1. the trigger to populate the tree, starting at the root cell, once the data model has been identified
  2. the extension that adds the selectonModel handle to all levels of the tree, in fact in the full code this is passed down two more levels.

The lazy binding to the load operations are nothing special, excepting for the fact that they contain subclassed TreeCell nodes with a handle to MySelectModel. The load operation recursively runs the volume container's iterator to create new instances of TreeCell with the attributes

parent: par
selectionModel: bind par.selectionModel
object: nextObj

Let's call this a MyObjectCell class (extends TreeCell) for the example here. These serve as my actual data cells.

In this way, the child cells bind to its parent selection model, and the parent to its parent, and so on. When any one of these cells is selected, it can immediately talk to that single bridge selection model, notifying it of the selection.

How does that happen? By putting a trigger on each of the cell classes. For instance, on MyDictionaryTreeCell, we can do the following:


trigger on MyDictionaryTreeCell.selected = newValue {
	if (newValue == true) {
		selectionModel.selectedNode = this;
		System.err.println("Dictionary Cell has been selected");
	} else {
		System.err.println("Dictionary Cell has been deselected");
	}
}

The current pattern for TreeCell events is that the previously selected TreeCell reports a false condition in its selected attribute and the newly selected TreeCell reports true for the selected attribute. Trapping these means that we can direct other behaviors to occur, but we want to centralize that triggering through a single bind point. Hence the use of a bridge class for capturing the selection.

So now that the selectionModel instance has a particular TreeCell identified, we want to pass this on to other other side of the split frame, which contains a placeholder for a Table in the form of a CenterPanel.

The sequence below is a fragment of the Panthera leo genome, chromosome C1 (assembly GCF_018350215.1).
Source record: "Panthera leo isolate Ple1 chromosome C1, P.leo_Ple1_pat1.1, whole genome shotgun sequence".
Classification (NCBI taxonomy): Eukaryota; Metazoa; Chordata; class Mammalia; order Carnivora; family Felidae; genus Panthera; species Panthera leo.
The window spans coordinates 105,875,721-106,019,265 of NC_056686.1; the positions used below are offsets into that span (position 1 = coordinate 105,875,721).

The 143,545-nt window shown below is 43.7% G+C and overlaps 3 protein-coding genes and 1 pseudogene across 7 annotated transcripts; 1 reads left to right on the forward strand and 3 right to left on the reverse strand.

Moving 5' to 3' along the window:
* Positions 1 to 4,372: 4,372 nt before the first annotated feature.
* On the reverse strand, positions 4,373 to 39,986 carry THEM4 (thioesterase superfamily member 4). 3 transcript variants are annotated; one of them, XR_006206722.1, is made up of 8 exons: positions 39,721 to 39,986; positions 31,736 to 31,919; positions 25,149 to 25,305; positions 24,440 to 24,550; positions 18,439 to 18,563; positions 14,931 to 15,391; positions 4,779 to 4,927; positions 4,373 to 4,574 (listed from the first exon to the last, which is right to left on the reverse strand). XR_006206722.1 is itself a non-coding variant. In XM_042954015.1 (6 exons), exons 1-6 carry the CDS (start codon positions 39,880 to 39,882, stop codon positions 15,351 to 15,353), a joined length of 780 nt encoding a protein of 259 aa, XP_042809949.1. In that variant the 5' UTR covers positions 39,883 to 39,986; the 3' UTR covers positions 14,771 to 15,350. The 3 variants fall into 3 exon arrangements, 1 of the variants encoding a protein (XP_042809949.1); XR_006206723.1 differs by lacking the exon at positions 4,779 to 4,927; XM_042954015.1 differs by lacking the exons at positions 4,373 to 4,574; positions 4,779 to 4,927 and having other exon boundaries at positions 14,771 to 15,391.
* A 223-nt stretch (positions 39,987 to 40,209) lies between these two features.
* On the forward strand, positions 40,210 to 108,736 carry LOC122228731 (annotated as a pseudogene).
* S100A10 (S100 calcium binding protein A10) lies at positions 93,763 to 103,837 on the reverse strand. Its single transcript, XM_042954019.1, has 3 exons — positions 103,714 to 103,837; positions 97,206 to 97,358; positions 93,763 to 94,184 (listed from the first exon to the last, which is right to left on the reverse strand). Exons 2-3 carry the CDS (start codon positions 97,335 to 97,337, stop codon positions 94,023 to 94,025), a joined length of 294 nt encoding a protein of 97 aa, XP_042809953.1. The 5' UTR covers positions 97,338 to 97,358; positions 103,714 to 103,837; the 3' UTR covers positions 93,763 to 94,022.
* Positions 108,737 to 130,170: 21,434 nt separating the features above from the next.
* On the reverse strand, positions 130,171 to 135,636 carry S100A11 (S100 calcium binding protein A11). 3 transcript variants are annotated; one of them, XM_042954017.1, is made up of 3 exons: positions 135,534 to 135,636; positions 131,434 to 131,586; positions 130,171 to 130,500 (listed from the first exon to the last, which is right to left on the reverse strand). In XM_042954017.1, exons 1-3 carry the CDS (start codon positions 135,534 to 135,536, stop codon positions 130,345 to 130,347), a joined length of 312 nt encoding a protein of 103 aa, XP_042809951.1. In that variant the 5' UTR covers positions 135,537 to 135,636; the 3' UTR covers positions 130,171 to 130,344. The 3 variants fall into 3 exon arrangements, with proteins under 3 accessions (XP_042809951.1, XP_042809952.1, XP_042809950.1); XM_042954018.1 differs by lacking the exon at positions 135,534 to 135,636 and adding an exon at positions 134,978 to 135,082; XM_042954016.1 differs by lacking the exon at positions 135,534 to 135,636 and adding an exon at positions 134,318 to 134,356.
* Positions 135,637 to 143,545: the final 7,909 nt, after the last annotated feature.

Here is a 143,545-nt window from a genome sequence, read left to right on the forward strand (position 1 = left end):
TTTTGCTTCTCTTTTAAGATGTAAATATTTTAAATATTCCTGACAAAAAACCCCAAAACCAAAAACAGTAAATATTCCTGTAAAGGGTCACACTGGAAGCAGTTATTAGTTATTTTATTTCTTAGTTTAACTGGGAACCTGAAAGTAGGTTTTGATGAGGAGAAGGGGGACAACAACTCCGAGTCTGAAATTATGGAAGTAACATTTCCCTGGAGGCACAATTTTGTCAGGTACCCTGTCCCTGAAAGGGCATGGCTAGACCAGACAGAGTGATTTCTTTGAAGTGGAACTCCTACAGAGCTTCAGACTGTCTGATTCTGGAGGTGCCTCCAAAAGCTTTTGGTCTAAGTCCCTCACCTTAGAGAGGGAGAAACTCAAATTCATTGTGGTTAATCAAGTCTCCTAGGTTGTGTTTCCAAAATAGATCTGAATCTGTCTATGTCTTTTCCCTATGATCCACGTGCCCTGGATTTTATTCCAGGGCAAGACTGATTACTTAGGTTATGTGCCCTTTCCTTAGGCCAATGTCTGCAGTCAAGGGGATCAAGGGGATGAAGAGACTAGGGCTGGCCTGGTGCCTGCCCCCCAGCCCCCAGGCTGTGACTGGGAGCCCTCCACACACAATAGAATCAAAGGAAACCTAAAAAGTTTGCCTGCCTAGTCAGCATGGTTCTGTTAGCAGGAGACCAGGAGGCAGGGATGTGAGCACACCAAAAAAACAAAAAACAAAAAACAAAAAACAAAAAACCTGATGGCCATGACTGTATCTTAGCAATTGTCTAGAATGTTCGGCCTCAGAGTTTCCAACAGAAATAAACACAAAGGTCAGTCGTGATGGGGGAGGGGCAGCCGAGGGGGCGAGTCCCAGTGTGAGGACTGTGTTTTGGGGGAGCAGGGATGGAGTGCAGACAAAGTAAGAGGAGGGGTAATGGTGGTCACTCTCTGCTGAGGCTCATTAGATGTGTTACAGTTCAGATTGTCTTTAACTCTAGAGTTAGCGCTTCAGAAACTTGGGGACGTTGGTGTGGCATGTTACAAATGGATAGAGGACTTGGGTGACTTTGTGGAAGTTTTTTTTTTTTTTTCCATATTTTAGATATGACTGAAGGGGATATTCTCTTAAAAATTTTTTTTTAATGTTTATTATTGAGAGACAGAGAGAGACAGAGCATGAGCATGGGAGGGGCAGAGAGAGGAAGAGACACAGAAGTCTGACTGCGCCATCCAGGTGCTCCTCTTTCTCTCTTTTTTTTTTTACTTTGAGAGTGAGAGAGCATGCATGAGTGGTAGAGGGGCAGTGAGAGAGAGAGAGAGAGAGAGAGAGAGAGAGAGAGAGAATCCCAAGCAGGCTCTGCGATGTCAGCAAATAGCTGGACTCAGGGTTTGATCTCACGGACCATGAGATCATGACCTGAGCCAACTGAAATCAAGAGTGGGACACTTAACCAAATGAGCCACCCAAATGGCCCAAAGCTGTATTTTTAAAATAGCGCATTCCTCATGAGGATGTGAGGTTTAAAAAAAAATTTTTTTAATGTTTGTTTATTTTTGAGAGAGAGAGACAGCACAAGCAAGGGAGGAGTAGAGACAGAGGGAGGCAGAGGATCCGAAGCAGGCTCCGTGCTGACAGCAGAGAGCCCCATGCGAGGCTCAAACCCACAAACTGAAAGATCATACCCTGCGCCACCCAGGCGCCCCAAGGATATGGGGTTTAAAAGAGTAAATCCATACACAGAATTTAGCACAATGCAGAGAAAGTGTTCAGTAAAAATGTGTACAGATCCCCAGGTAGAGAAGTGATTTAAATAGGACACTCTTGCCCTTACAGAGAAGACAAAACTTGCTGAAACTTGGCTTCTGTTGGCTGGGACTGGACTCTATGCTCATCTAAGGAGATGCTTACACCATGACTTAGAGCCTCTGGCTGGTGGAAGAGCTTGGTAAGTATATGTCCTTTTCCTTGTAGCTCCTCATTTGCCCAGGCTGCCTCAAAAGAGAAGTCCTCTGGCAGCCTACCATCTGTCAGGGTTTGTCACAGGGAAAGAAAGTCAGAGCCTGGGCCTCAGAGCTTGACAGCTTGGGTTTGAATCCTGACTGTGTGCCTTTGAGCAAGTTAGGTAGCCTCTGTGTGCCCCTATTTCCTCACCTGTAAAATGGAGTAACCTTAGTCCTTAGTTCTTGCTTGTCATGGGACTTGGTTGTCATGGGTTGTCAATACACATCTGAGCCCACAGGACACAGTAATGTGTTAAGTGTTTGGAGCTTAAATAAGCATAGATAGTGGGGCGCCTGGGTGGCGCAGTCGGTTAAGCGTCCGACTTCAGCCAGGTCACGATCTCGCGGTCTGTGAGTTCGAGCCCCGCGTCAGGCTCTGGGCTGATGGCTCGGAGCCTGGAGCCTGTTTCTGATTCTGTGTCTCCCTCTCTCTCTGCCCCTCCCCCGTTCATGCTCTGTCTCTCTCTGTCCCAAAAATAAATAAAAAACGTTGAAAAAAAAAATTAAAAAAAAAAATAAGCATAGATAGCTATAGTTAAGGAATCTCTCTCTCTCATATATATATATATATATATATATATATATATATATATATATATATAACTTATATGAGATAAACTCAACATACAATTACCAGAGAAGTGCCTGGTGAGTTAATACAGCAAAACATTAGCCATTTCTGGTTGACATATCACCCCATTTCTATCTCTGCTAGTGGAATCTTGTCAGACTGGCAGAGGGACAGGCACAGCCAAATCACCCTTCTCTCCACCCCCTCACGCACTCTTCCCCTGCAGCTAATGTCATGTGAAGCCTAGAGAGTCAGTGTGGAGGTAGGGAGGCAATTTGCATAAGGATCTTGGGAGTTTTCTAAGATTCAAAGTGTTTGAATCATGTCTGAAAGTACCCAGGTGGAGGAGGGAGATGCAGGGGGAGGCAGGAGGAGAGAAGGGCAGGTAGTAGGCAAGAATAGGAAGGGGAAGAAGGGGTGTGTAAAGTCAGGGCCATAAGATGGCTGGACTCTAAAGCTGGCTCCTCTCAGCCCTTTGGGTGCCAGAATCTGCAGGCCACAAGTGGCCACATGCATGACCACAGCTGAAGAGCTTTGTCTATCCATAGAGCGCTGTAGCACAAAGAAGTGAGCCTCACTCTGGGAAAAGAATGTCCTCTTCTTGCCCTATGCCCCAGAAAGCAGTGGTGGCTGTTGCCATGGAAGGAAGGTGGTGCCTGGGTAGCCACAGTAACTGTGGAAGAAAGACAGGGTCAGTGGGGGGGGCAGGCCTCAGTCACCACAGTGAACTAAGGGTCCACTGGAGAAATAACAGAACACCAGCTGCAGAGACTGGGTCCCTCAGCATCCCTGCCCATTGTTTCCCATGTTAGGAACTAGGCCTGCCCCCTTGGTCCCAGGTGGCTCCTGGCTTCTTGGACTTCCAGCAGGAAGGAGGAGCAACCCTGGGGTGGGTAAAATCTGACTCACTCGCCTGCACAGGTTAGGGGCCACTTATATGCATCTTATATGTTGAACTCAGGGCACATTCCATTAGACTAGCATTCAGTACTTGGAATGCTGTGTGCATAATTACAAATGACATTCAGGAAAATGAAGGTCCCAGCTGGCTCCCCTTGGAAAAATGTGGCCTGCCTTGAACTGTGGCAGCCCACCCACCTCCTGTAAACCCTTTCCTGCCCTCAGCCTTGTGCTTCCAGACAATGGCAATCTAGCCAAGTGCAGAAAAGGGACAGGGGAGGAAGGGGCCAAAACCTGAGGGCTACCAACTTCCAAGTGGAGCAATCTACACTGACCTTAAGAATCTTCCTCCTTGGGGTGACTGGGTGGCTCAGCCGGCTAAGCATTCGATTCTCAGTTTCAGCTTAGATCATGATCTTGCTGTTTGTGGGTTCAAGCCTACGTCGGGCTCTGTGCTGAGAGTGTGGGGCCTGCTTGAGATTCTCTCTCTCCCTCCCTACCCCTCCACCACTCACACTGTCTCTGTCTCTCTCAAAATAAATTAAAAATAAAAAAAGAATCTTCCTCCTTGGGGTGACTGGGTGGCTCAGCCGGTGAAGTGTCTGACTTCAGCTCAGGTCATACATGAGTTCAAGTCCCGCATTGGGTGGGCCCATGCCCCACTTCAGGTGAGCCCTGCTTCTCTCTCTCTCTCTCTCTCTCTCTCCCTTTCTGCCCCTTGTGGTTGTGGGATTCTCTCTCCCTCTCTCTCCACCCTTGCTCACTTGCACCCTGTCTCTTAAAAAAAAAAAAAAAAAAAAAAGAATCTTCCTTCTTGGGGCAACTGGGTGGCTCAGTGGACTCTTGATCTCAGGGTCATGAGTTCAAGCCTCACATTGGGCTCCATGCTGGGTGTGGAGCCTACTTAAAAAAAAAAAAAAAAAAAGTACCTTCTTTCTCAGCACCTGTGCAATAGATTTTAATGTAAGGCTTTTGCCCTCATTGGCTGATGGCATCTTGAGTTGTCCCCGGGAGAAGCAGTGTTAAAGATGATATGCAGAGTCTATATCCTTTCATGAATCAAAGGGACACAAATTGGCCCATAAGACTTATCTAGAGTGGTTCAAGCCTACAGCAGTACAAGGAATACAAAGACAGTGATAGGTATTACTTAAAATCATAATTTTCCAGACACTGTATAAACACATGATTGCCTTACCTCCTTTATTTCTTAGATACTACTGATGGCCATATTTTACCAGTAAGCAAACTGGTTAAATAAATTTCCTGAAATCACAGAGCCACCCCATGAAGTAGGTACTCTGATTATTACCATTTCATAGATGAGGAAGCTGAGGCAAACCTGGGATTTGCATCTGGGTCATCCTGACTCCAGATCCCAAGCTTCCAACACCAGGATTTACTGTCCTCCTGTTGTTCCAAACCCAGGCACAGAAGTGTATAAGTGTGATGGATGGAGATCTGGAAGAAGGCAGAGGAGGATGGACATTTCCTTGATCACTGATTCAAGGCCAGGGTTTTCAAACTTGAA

public class MyEditPanel extends CenterPanel {
	public attribute selectionModel:MySelectModel;
	public attribute treeCell:TreeCell;
	public attribute editTable:Table;
}

attribute MyEditPanel.treeCell = bind selectionModel.selectedNode;

attribute MyEditPanel.content = bind editTable;

trigger on MyEditPanel.treeCell = newValue {
	System.err.println("TreeCell selected is {newValue.text}");
	
	if (newValue instanceof MyObjectCell) {
		var obj:MyDataObject = ((MyObjectCell)newValue).object;
		var numFields = getNumberOfFields(obj);
		
		this.editTable = Table {
			columns: 	[TableColumn {text: "Field #"},
						TableColumn {text: "Field Name"},
						TableColumn {text: "Field Value"},
						TableColumn {text: "Special"}]
			cells:		bind foreach (f in [1..numFields])
			
							[TableCell {
								text: "{f}"
							},
							TableCell {
								text: "{obj.getFieldName(f)}"
							},
							TableCell {
								text: "{obj.getFieldVal(f)}"
							},
							TableCell {
							}]
			
		};
	}
}


operation getNumberOfFields (obj:MyDataObject) {
	var type = obj.getType();
	if (type < 0) {
		return -1;
	} else {
		return obj.getNumFields();
	}
}



So, what do we have happening here? We have a panel that will create a new instance of Table every time it detects a change in treeCell, which is bound to our central selectedNode instance. The selected TreeNode's handle has been passed all of the way to the Table where we can now grab its associated data object, find the number of fields in that object, and display each field (name,value) in turn.

The key to making this work is to propagate bindings from each TreeCell, through a central class, and down to every display panel that you wish to react to the selection. In this example, we just have one display panel for brevity.